|The network should be invisible
The network should be noise free
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Regular readers of my blog over at http://bsdly.blogspot.com will recognize the term "Hail Mary Cloud", also known as the slow bruteforcers. The online columns (or syndicated versions thereof) may contain references to specific files on this server. However, I urge anybody who is interested in studying the data to either download the complete dataset as a .zip file (approx. 26MB) or use the table below to dive into the files online.
My overview article The Hail Mary Cloud And The Lessons Learned contains some discussion, links to all data as well as to the original (field notes) articles.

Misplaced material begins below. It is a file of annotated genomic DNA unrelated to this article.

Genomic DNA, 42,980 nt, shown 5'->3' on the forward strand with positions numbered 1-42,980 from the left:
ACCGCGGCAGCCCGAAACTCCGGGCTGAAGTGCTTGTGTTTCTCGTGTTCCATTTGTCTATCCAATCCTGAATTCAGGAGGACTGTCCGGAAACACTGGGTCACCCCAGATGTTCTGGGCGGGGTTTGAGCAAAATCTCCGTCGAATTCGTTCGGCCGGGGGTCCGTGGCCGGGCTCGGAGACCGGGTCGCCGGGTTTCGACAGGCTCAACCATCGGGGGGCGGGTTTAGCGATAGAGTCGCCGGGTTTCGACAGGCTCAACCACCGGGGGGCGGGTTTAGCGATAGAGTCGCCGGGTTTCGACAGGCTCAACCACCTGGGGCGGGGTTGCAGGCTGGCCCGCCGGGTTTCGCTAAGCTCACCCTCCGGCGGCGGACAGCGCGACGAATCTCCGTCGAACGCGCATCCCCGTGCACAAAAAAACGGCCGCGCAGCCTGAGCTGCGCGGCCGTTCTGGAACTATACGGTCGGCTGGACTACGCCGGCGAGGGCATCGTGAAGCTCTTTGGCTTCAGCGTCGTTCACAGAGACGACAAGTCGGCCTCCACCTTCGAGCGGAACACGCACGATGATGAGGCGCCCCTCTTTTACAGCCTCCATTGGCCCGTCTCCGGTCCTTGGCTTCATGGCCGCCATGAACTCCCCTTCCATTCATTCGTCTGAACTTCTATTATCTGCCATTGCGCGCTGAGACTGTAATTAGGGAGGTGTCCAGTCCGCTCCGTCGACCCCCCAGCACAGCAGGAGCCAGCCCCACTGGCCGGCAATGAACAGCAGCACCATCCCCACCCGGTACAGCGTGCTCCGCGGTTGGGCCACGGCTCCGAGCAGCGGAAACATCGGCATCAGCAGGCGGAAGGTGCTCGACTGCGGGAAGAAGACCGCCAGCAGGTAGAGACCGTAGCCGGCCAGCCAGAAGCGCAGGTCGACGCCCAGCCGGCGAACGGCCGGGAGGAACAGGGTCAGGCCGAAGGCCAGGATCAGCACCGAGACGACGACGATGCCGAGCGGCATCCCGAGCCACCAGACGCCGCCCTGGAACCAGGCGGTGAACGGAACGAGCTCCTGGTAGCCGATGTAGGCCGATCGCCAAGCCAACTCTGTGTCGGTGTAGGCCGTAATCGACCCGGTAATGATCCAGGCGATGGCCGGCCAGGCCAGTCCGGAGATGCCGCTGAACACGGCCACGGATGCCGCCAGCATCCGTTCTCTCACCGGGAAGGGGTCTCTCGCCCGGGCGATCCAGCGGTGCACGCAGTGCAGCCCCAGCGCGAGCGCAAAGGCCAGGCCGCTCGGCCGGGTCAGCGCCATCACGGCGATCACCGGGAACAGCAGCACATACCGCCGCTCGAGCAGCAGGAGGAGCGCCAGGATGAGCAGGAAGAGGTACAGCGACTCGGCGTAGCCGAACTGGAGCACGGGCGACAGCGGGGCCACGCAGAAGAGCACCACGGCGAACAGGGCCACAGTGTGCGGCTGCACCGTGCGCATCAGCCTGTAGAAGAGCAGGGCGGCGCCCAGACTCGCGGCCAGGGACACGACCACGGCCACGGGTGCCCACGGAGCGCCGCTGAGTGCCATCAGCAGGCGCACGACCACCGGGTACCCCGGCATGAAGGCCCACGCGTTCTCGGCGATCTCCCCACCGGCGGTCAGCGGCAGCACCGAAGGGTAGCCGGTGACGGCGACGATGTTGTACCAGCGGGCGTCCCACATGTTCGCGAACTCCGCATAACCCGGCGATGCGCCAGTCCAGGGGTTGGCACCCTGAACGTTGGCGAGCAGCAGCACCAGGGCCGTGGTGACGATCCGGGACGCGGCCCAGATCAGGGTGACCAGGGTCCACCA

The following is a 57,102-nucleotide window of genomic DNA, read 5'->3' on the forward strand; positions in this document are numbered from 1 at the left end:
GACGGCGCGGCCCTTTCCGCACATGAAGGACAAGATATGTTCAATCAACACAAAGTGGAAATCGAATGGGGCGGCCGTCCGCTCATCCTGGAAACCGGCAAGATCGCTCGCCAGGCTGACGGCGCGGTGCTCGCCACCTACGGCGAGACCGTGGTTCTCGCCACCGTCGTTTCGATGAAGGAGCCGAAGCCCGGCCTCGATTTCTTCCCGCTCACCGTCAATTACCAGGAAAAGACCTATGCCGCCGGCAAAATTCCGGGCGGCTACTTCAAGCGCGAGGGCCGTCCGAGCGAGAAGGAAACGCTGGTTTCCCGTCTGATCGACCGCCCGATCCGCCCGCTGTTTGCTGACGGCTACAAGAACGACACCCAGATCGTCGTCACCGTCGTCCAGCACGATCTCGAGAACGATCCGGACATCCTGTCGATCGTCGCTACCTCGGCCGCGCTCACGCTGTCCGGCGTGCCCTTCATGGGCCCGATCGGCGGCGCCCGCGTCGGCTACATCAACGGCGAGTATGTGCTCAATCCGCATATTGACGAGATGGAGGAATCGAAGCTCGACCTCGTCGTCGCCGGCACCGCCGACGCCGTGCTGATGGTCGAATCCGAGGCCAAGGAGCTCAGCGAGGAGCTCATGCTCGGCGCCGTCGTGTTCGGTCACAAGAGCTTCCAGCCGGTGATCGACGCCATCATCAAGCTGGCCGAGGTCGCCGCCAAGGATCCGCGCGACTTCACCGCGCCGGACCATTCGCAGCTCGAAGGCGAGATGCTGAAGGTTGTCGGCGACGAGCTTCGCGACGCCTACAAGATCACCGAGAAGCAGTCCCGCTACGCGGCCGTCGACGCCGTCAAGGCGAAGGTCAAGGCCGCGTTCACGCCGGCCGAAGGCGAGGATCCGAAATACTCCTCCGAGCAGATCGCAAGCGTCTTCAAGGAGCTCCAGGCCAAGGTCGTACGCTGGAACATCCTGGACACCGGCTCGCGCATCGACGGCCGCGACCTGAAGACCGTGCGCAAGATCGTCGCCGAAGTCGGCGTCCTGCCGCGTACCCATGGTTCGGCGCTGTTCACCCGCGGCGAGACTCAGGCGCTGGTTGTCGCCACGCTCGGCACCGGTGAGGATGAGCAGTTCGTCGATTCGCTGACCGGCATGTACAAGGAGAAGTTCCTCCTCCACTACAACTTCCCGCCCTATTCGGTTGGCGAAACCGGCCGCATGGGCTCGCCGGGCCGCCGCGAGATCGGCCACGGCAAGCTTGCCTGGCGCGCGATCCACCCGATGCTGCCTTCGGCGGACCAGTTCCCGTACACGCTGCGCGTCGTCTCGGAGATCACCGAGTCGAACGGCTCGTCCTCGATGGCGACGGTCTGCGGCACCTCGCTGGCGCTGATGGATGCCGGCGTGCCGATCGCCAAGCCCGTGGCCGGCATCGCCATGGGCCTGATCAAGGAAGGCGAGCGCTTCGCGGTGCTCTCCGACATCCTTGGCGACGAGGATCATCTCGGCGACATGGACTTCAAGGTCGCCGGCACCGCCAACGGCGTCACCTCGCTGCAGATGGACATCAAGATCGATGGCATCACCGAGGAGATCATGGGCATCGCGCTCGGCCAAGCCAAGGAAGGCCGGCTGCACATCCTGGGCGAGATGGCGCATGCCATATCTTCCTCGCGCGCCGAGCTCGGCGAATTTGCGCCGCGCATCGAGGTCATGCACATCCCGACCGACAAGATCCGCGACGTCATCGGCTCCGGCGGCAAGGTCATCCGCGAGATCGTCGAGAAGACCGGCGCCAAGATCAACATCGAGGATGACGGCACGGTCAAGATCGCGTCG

A recent ACM Conference on Computer and Communication Security paper, "Detecting stealthy, distributed SSH brute-forcing," penned by Mobin Javed and Vern Paxson, references a large subset of the data and offers some real analysis, including correlation with data from other sites (Spoiler alert: in some waves, almost total overlap of participating machines). One interesting point from the paper is that apparently attacks matching our profile were seen at the Lawrence Berkeley National Laboratory as early as 2005.
The Waves We Saw, 2008 - 2012
A more recent article, Badness, Enumerated by Robots (August 2018) has some further discussion of the data we currently collect as well as links to more recent data.
Conditions for use of the data: The data collected here (as well as the data available via references in the online coluumns) can be used freely for analysis and study and may be re-published in such contexts, as long as proper source attribution is used. An example of such attribution is: data collected by Peter N. M. Hansteen (firstname.lastname@example.org). For other use or more extensive assistance, please contact me for specific arrangements.